EP 912 Victory Brewing Tasting- Part II

Gary Vaynerchuk concludes the tasting with Bill Covaleski from Victory Brewing and talks more about the beer world.

Beers tasted in this episode:

Pilsner Urquell
Prima Pils
Oktoberfest Marzen
Victory Festbier

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luca bercelli


Line of the day ‘you Laker fans are full of crap’

Great episode

Tags: beer, review, Video

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  • Anonymous

    Victory Beer is the real deal! I have drank a lot of very expensive import beer and this brewery holds its own against any and all of them. Every variety they produce has been well thought out and produced. If you can find it, try the V-Twelve. This is fantastic stuff, but watch out it is 12% alcohol and sneaks-up on you.

  • Anonymous

    QOTD: I live in PA where I’m limited to Wine and Spirits unless I drive to Delaware to Total Wine & More where I feel the excitement for craft beer.

  • Hey Guys

    I love, great episode and the beers sound awesome.

    QOTD: pretty hard for me to answer, but as an Aussie living in HK I’ll tell you one thing – I’d rather drink US beer than US wine. So much of the US wine we get here is gunk and while there’s too much Bud and Coors around for my liking I can pretty easily pick up and enjoy a Brooklyn Larger here HK. From what I see the US does an awesome job of creating craft/micro brews.


  • Anonymous

    qotd: Im a little to young to answer that, but for me I like Rogue Beer, and I have gotten others to try it and like it…which I dont think answers your question hah

  • Thanks for the response on QOTD! Surely, the consumer factors largely in the rise of craft beer and you are right on in citing that appreciation of flavor is the fundamental core of this trend.

  • I like your answer to QOTD as you rightly point out that it is an adventurous and appreciative consumer driving the upward trend in flavorful beers, wines, coffee, foods, etc. Happy to be living now to enjoy all this. Remember when supermarkets did not have bakeries in them? Maybe not since you are 24, but it was the case.

  • Prime time for Festbier. Hope to see you down here soon! Though, we just learned that Wine Library took in like 10 cases of Festbier to enlighten their lucky patrons. Thanks, Gary Vee!

  • Great point on the QOTD response! Lower price point of beer could fuel more rapid growth over American wine during its historic rise. It’s up to us as brewers to put an experience in the bottle that justifies the cost at any level. Cheers!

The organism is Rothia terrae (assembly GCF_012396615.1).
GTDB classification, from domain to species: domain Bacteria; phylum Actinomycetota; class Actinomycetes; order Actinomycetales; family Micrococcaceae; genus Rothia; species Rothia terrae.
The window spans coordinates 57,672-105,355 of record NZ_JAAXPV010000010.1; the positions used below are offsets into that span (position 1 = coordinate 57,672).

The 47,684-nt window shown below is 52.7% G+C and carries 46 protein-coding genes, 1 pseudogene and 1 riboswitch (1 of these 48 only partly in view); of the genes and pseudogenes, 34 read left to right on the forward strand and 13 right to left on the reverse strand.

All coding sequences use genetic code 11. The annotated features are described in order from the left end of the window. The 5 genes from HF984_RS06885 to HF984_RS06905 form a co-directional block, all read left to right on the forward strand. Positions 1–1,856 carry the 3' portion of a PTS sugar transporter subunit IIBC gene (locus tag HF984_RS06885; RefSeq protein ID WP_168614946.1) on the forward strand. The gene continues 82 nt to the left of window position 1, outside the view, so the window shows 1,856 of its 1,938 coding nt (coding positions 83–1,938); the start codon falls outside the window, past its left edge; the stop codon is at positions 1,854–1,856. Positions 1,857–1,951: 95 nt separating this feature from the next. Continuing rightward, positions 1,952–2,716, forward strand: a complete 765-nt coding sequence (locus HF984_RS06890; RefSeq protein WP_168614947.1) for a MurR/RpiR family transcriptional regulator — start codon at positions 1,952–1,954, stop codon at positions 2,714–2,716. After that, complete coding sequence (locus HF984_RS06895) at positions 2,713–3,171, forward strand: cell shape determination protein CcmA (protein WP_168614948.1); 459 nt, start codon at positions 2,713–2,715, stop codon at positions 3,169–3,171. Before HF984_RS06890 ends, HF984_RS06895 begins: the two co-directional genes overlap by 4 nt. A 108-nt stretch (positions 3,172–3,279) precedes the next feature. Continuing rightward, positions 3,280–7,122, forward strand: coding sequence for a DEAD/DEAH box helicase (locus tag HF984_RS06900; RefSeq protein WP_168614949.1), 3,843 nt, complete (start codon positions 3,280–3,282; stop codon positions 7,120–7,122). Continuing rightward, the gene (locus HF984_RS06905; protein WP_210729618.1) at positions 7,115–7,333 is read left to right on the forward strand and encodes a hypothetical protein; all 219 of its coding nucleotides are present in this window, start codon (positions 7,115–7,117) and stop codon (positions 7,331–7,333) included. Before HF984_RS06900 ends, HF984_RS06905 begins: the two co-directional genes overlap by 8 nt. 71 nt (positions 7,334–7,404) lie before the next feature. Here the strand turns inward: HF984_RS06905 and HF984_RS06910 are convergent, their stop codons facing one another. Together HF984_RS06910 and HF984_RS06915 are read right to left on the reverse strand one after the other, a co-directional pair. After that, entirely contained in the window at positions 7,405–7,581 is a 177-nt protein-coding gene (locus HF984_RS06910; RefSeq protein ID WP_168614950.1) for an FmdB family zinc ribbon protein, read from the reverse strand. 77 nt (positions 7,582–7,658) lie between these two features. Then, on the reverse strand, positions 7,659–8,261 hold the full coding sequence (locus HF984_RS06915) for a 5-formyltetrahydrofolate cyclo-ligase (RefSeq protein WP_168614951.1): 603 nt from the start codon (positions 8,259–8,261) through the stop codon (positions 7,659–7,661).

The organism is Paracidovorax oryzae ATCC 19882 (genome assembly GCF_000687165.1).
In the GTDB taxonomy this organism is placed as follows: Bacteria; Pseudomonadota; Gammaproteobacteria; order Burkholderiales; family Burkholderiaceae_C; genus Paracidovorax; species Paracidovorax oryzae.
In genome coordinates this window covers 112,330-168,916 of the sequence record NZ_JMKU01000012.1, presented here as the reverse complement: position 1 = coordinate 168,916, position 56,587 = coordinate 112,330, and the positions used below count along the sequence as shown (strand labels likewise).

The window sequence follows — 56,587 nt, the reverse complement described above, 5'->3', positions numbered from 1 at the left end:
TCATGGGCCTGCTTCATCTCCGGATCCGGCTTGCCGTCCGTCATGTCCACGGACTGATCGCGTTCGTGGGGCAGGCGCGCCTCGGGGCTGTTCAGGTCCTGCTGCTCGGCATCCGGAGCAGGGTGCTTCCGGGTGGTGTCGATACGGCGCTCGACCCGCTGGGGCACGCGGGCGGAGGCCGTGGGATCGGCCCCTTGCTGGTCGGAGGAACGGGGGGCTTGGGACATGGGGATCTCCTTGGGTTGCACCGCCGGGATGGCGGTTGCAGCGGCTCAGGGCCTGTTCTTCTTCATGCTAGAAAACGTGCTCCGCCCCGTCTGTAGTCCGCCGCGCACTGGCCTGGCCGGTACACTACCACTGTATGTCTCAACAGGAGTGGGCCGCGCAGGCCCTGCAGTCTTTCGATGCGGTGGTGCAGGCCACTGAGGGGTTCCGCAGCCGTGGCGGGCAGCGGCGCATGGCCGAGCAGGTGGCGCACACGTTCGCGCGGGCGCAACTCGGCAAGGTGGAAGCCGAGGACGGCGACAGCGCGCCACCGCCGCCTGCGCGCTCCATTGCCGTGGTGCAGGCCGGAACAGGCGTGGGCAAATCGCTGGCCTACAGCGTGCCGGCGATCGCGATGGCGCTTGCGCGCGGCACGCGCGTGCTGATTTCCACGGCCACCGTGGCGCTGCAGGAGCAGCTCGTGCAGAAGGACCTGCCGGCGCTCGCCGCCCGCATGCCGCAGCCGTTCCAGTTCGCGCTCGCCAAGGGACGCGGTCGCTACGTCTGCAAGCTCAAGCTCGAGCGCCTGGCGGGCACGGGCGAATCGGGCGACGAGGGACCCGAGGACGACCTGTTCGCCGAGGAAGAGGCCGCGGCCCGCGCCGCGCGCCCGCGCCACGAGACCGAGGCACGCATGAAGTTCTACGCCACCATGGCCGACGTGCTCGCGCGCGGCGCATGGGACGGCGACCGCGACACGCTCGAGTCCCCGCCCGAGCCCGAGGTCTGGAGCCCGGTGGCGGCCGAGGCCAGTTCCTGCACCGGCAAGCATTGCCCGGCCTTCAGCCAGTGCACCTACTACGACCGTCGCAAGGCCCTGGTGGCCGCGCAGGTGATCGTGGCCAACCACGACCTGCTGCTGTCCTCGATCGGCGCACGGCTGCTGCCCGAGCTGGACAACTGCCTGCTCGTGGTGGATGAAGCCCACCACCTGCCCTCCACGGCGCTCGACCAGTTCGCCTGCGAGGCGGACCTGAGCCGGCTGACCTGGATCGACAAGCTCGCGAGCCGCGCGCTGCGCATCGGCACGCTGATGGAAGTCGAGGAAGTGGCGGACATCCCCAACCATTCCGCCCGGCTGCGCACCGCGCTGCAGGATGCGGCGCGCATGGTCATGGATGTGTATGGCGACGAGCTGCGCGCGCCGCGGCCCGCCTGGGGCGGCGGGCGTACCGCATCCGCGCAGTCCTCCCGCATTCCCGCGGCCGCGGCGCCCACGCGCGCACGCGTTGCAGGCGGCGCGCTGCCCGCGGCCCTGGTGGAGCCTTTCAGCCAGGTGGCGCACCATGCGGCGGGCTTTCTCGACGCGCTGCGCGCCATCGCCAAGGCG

• John, thanks for the great insight. I WANT to shop THAT store! Your basic point is that nothing grows w/o education behind it and therefore educating at retail level is indeed a valid approach.

  • Yeah, since American craft beer rose out a virtual vacuum of beer flavor deficit in the US in mid 80’s we brewers may be differentiating ourselves from what American beer used to be by being overly bold at times. Naturally, you would think that the ‘middle ground’ of flavor volume is where the sweet spot of sales volume will be found, right?

  • Dave, thanks for the thoughts! I appreciate your angle on the economic situation. Regarding the economy, I’d suggest that craft beers have another advantage in that we are growing, and employing while doing so. What happened soon after InBev bought A-B? 1,400 jobs in St. Louis were cut. People may select their beverages based on flavor, advertising, etc., but at some point we all factor in sustainability. How about the fact that we at Victory have operated a restaurant for 14 years. Some kids turning 21 now have drank our root beer and enjoyed our pizza for 1/3 of their lives with their folks at our place. In their mind’s eye, when they think ‘brewery’ you think they envision St. Louis, Munich, Amsterdam? Exciting times!

  • Keith, we hear your point on products that may go overboard. When Ron and I were teenagers our chosen career path was as rock stars. One afternoon while torturing our guitars in his basement (and his parents’ ears in the process) his Dad came down and shook his head saying “If you can’t play well, play loud???” Today we still whip out that phase and shake our heads when an ‘extreme’ brew strikes us as gone too far from balance and satisfaction.

  • Excuse me while I sell some beer, folks… Zach, plenty of Victory in TX. Seek here and you shall find. http://victorybeer.com/beerfinder/western/ Cheers!

  • QOTD: Maybe in the US, but internationally I don’t think the message is out there, yet. I also don’t really have a handle on the availability of decent US beer outside our borders. I still see a perception of American beer in popular culture as watery light lager, and hear cracks from our Canadian brothers up north even though very good beers have been made here in the States for quite some time now.

    BTW – sat down to a couple pints of Victory Festbier at my favorite local yesterday: fantastic drinkability, flavor, and with moderate ABV putting it firmly into session-beer territory. I could drink the stuff all day – just keep the Old Bay seasoned wings coming.

  • Anonymous

    I want to stand up for Pilsner Urquell! Its really not fair to judge the beer in that way. I have been to Prague and other parts of the Czech Republic and Pilsner Urquell is my favorite beer in the world (that and Guiness). I think some European beers dont transport as well, and tend to be old in the bottle. Pilsner Urquell is not the most complex, fancy beer I have ever tasted, but its beauty is in its simplicity. Its smooth and balanced and I love it! I guess at the end of the day I am searching for a different aesthetic with Beer than wine. I want wine that is profound and complex, I want beer that is smooth, easy to drink and refreshing. Fancy beers are all fine and well at the tasting, but try drinking a few liters of it! I could easily drink 5 or 6, 500 ml glasses of Pilsner Urquell. I never noticed the difference between the wine and beer world in that beer is less competitive for high quality. One of my favorite beers of all time is an ice cold pacifico with lime. I like beer that is easy to drink and sometimes fancier beer is nice at first, but I get sick of it.

  • Great show…QOTD: American craft beer is definitely on the way up. There are pockets of greatness. (By the way, is Victory available in Florida?) I am seeing the trend. We need to get more it available in more places like ball parks, etc, but the monopolies are being monopolies. Grocery stores are getting better, slowly.
    Best beer in the world….had it recently – Westvleteren 12.

  • Victory Golden Monkey, Spaten Optimator and Guinness are the only beers I drink. Fabulous

  • Anonymous